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Dubicanac M, Strueve J, Mestre-Frances N, Verdier J, Zimmermann E, Joly M. (2017) Photoperiodic regime influences onset of lens opacities in a non-human primate. PeerJ Preprints5:e2714v1https://doi.org/10.7287/peerj.preprints.2714v1
Background. Opacities of the lens are typical age related phenomena which have high influence on photoreception and consequently circadian rhythm. In mouse lemurs, a small bodied non-human primate, a high incidence (more than 50% when > 7 years) of cataract has been previously described during aging. Previous studies showed that photoperiodical induced accelerated annual rhythms alter some of mouse lemurs’ life history traits. Whether a modification of photoperiod also affects the onset of age dependent lens opacities has not been investigated so far. The aim of this study was therefore to characterize the type of opacity and the mouse lemurs’ age at its onset in two colonies with different photoperiodic regimen. Methods. Two of the largest mouse lemur colonies in Europe have been investigated; Colony 1 with a natural annual photoperiodic regime and Colony 2 with an induced accelerated annual cycle. A Slit-lamp was used to determine opacities in the lens and a subset of all animals which showed no opacities in the lens nucleus in the first examination but developed first changes in the following examination were further used to estimate the age at onset of opacities. In total 387 animals were examined and 57 represent the subset for age at onset estimation. Results. The first and most common observable opacity in the lens was nuclear sclerosis. Mouse lemurs from Colony 1 showed a delayed onset of nuclear sclerosis compared to mouse lemurs of Colony 2 (4.35 ± 1.50 years vs. 2.75 ± 0.99 years). For colony 1, the chronological age was equivalent to the number of seasonal cycles experienced by the mouse lemurs. For colony 2, in which seasonal cycles are accelerated by factor 1.5, mouse lemurs had experienced 4.13 ± 1.50 seasonal cycles in 2.75 ± 0.99 chronological years. Discussion. Our study showed clear differences in the age at the onset of nuclear sclerosis formation between lemurs kept under different photoperiodic regimes. Instead of measuring the chronological age, the number of seasonal cycles (N = 4) experienced by a mouse lemur can be used as an estimation for risk of beginning NS formation. Ophthalmological investigations should be taken into account when animals older than 5 - 6 seasonal cycles are used for experiments in which unrestricted visual ability has to be ensured. This study is the first to assess and demonstrate the influence of annual photoperiod regime on the incidence of lens opacities in a non-human primate.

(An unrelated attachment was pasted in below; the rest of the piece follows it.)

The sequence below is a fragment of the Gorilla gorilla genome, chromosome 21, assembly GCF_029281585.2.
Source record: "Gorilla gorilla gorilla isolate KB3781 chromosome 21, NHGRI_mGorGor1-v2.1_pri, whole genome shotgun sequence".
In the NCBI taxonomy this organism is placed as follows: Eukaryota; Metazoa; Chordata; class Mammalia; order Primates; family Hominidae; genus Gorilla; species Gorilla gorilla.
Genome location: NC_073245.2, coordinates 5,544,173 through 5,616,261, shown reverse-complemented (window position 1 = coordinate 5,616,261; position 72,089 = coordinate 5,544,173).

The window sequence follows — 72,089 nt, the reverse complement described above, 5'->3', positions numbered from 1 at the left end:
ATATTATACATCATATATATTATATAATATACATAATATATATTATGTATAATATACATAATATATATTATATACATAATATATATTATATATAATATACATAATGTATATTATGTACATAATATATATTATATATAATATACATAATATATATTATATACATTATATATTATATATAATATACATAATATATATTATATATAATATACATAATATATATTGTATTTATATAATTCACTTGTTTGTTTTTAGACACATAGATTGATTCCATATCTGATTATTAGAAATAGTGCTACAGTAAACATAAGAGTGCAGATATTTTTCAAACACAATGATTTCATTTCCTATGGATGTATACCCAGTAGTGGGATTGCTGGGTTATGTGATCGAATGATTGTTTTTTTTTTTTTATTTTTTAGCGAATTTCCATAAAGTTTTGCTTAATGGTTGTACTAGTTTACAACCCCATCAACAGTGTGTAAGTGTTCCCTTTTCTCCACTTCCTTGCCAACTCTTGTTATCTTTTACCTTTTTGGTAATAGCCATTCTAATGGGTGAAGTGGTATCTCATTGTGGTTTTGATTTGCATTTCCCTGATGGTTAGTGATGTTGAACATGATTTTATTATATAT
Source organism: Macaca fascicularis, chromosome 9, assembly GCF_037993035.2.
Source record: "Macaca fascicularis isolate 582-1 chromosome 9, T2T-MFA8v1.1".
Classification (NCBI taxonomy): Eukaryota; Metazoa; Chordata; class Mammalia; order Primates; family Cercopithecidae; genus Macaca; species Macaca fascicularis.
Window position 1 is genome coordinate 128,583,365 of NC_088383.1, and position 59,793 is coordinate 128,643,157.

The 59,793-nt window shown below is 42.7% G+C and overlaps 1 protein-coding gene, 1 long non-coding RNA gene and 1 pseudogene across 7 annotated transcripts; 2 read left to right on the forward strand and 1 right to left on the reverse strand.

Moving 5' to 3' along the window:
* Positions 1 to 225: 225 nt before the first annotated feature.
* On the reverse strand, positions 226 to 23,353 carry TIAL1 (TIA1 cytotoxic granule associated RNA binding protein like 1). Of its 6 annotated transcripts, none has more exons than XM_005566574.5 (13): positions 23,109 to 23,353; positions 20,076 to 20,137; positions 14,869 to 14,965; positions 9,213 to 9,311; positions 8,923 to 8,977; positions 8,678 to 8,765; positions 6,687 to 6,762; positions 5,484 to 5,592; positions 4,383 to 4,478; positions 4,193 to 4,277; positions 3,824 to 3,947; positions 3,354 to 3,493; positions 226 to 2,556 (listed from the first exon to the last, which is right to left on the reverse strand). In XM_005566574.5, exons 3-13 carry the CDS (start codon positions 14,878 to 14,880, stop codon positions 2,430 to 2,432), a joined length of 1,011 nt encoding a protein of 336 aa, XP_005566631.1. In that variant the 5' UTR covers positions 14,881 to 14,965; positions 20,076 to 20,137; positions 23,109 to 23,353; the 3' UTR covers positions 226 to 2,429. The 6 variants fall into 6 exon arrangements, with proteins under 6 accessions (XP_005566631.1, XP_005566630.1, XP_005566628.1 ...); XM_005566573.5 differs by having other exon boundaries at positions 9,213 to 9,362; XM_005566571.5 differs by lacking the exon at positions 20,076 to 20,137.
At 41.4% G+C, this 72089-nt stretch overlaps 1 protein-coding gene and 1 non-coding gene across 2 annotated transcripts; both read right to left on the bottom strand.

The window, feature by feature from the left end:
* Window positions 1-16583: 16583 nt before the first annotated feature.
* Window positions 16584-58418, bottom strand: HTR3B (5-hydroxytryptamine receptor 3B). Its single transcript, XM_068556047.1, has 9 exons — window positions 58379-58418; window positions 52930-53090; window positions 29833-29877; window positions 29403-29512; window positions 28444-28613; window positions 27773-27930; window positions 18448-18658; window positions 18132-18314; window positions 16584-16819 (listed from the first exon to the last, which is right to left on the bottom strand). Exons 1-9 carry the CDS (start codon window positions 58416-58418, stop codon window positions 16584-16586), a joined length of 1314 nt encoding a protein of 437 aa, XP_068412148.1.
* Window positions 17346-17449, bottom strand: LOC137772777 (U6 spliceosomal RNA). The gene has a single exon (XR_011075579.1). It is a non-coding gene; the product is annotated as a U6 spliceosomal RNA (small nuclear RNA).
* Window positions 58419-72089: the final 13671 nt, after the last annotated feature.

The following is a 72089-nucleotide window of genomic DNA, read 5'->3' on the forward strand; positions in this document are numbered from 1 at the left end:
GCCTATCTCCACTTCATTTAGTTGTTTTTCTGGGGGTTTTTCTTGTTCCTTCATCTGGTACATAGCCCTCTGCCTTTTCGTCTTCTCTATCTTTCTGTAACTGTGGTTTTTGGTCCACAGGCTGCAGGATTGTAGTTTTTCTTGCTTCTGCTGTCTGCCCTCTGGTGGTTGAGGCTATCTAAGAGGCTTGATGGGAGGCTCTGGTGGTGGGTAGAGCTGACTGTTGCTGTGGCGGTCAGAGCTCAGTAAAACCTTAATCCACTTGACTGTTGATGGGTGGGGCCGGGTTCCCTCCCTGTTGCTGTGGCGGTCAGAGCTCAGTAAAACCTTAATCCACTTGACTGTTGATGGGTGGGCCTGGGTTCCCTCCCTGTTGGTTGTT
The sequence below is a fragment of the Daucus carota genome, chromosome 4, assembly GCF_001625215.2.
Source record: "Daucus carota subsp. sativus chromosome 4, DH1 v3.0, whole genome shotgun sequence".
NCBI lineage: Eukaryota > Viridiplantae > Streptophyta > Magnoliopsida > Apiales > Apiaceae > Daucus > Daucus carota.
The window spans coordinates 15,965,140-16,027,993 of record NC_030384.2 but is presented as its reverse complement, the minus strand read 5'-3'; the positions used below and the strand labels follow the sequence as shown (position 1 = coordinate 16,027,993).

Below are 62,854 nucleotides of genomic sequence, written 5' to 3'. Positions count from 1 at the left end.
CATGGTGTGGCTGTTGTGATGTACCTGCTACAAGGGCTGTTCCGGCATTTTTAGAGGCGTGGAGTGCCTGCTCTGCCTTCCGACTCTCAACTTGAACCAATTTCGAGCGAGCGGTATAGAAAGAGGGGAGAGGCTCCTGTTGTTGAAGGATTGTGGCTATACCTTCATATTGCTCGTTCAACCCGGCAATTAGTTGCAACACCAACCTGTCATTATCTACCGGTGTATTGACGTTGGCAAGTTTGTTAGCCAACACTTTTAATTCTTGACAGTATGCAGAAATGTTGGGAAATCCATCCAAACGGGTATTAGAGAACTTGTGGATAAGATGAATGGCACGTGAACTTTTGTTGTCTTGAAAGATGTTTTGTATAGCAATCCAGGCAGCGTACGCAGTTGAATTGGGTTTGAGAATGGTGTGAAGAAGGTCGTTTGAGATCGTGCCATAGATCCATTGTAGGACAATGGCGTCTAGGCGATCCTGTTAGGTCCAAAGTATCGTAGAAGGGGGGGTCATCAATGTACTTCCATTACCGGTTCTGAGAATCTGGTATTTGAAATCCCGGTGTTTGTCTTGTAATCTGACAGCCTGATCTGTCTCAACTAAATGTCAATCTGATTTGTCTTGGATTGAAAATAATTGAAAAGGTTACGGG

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Animals with first signs of ocular opacities
The tables show all animals from colony 1 and 2 which showed opacities in following examinations but had no visible opacities in the previous investigations. These are all animals which have been used for statistical analysis.
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